Regulatory Disclosure Policies and Potential Induced Changes in Behavior: An Outcome Evaluation of Santa Clara County’s Enhanced Food Safety Program Elements
Master of Public Administration (MPA)
food safety, food inspection, public health
Despite countless advances in food microbiology and public health regulations, foodborne illness continues to be a major strain on public health outcomes and a costly economic burden. In the United States, many agencies are responsible for ensuring the quality of food, both domestically produced and imported. States and localities are delegated the responsibility of identifying and ensuring sound practices in the latter stages of the food production process, namely the retail distribution of food products to consumers.
Regulatory policies across the nation have only recently incorporated the evidenced-based principles of hazard risk management (Law, 2003). Still, food-related acute gastrointestinal illnesses have remained pervasive in the country, demonstrating the limits of existing standards and approaches employed by regulators. Even more recent is the adoption of these principles in the retail food domain. The trend has been complemented by transparency requirements augmented by technological developments such as the internet and mobile applications. Santa Clara County has recently become among the latest jurisdictions to adopt a placarding requirement and a searchable website in an attempt to improve compliance with retail food safety rules, as well as public health. This paper will attempt to determine whether or not the efforts to make inspection data more assessable to consumers has resulted in greater compliance with food safety laws by food retailers.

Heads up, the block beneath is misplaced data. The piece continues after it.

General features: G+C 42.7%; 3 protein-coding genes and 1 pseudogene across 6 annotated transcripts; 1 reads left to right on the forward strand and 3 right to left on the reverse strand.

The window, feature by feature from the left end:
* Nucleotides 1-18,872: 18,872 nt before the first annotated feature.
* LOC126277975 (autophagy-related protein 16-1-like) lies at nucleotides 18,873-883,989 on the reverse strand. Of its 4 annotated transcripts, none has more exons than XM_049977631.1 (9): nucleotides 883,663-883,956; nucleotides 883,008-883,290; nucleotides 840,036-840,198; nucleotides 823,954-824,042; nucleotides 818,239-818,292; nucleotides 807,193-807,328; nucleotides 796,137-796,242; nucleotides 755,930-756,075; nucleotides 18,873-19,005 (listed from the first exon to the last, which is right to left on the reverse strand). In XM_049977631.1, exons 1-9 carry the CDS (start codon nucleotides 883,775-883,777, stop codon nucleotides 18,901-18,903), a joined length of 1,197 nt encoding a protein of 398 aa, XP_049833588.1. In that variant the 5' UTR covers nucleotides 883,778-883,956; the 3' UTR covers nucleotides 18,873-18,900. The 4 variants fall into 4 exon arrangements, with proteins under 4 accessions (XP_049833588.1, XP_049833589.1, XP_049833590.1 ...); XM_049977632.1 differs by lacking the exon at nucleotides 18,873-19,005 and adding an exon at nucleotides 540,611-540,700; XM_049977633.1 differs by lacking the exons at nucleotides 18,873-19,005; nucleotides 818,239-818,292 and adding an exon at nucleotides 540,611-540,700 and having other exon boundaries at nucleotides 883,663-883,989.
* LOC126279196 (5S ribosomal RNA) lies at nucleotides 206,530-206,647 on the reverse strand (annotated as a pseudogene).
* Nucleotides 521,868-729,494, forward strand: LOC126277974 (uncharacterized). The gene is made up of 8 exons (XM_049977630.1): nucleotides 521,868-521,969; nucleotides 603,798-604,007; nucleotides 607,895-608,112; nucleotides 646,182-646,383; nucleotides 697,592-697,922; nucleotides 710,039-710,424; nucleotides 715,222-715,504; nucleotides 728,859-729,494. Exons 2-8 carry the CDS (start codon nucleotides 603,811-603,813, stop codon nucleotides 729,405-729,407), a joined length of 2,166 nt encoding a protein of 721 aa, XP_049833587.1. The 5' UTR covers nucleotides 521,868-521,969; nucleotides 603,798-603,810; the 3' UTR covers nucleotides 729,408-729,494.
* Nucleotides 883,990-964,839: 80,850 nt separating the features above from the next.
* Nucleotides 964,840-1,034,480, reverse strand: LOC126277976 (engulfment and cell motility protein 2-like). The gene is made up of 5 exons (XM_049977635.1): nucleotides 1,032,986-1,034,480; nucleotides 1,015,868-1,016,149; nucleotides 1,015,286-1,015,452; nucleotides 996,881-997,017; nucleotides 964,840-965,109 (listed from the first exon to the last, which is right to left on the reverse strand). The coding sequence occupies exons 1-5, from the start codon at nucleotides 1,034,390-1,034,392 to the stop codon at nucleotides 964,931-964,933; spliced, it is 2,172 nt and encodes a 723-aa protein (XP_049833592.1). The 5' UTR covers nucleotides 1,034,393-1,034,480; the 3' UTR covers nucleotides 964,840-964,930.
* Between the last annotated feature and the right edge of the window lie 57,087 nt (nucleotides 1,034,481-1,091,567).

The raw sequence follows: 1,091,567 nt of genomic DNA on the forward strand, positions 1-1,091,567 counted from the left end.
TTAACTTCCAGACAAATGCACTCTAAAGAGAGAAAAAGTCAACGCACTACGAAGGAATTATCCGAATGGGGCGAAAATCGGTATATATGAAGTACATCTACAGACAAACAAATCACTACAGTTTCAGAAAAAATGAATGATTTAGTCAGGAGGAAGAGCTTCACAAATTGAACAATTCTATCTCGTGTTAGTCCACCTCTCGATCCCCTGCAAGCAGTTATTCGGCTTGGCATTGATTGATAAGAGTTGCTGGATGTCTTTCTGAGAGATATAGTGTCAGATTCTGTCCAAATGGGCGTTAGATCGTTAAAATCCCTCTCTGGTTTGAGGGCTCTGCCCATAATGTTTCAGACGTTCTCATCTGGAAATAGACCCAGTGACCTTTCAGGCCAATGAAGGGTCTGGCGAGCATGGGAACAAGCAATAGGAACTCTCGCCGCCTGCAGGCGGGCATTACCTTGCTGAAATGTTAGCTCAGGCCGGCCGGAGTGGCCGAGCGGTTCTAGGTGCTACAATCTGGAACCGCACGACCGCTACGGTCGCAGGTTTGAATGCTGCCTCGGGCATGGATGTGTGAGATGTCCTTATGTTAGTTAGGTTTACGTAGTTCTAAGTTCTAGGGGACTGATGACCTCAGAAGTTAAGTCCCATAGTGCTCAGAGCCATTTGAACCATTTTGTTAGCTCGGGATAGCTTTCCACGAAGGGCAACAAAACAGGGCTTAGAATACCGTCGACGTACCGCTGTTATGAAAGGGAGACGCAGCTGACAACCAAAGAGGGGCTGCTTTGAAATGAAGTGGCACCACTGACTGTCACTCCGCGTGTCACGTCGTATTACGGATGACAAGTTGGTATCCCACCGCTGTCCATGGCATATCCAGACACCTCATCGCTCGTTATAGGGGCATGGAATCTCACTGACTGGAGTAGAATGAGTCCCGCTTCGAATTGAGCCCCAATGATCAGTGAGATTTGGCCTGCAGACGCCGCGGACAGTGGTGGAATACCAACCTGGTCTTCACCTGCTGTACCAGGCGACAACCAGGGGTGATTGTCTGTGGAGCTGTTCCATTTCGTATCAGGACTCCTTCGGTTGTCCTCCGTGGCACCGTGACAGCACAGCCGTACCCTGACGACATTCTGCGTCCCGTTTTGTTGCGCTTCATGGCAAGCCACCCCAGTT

Cruz, Christian, "Regulatory Disclosure Policies and Potential Induced Changes in Behavior: An Outcome Evaluation of Santa Clara County’s Enhanced Food Safety Program Elements" (2019). Master's Projects. 662.
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